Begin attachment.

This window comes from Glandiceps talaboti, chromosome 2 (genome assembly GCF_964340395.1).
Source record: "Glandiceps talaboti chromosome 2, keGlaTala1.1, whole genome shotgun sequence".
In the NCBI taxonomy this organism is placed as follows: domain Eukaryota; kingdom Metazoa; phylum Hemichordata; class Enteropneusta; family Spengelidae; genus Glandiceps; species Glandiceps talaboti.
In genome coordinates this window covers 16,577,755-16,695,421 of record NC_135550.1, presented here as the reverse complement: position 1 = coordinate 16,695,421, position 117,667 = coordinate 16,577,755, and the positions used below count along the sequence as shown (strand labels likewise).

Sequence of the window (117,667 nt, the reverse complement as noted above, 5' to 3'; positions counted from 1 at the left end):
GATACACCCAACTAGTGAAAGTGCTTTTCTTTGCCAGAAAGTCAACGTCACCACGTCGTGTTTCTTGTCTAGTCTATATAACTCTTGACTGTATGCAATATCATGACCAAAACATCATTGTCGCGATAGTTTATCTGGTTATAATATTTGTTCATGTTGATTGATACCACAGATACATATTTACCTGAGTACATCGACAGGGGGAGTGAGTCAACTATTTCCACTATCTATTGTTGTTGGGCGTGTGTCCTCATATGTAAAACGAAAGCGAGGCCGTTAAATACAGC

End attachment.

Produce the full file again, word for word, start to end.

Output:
This window comes from Glandiceps talaboti, chromosome 2 (genome assembly GCF_964340395.1).
Source record: "Glandiceps talaboti chromosome 2, keGlaTala1.1, whole genome shotgun sequence".
In the NCBI taxonomy this organism is placed as follows: domain Eukaryota; kingdom Metazoa; phylum Hemichordata; class Enteropneusta; family Spengelidae; genus Glandiceps; species Glandiceps talaboti.
In genome coordinates this window covers 16,577,755-16,695,421 of record NC_135550.1, presented here as the reverse complement: position 1 = coordinate 16,695,421, position 117,667 = coordinate 16,577,755, and the positions used below count along the sequence as shown (strand labels likewise).

Sequence of the window (117,667 nt, the reverse complement as noted above, 5' to 3'; positions counted from 1 at the left end):
GATACACCCAACTAGTGAAAGTGCTTTTCTTTGCCAGAAAGTCAACGTCACCACGTCGTGTTTCTTGTCTAGTCTATATAACTCTTGACTGTATGCAATATCATGACCAAAACATCATTGTCGCGATAGTTTATCTGGTTATAATATTTGTTCATGTTGATTGATACCACAGATACATATTTACCTGAGTACATCGACAGGGGGAGTGAGTCAACTATTTCCACTATCTATTGTTGTTGGGCGTGTGTCCTCATATGTAAAACGAAAGCGAGGCCGTTAAATACAGC